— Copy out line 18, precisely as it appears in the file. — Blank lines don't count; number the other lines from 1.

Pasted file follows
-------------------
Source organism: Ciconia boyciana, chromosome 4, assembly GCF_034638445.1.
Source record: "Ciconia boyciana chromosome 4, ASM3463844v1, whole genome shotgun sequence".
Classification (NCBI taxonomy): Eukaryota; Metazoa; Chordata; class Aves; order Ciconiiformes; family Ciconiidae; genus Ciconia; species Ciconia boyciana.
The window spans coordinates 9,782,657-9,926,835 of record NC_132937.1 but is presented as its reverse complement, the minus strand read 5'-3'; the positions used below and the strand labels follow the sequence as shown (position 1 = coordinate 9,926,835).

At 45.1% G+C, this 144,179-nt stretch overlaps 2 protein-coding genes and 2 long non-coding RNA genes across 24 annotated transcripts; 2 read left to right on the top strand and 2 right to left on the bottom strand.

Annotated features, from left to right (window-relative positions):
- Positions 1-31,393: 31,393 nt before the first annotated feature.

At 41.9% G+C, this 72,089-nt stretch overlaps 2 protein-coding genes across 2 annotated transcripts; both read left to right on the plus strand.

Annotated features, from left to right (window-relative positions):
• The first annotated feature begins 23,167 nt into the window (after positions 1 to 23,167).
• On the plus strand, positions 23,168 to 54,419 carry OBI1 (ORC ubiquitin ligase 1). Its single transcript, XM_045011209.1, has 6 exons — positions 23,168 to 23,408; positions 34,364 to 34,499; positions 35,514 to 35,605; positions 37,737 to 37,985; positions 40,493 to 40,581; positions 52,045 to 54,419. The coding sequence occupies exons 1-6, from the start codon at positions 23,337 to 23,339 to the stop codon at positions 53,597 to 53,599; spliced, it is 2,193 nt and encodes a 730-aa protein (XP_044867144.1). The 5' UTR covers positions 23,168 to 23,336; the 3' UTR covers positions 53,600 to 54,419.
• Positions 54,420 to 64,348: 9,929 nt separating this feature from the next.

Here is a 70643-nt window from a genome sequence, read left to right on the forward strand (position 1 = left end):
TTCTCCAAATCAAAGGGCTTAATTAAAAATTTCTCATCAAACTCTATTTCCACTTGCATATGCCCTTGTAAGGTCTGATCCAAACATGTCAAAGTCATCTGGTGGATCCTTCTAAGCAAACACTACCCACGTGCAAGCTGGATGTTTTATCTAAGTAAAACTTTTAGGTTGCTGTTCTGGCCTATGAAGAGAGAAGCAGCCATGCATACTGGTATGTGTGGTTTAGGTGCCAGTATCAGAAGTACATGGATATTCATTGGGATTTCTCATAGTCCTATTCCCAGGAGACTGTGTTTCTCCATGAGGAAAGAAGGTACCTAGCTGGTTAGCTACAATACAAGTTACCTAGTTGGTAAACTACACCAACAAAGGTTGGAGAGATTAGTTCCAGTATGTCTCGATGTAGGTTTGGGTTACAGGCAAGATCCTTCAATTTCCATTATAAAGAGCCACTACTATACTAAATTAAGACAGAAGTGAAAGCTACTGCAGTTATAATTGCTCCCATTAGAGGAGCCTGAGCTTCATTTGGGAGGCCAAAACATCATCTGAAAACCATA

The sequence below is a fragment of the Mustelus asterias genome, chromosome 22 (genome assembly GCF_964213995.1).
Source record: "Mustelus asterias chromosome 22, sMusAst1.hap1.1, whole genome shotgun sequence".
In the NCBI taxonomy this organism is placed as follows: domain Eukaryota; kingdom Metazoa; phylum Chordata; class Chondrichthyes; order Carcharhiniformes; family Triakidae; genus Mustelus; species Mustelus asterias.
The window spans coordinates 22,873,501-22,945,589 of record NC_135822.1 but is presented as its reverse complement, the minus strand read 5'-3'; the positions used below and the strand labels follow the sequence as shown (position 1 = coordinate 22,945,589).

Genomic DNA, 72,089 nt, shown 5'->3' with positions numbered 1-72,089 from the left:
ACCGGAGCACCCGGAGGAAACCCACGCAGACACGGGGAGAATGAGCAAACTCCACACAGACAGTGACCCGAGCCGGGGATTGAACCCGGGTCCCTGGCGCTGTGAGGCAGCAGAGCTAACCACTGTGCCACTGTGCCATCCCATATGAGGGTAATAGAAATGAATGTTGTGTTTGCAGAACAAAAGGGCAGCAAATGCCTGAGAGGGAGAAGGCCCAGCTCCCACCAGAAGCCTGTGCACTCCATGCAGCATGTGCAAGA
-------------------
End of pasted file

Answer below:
The window spans coordinates 22,873,501-22,945,589 of record NC_135822.1 but is presented as its reverse complement, the minus strand read 5'-3'; the positions used below and the strand labels follow the sequence as shown (position 1 = coordinate 22,945,589).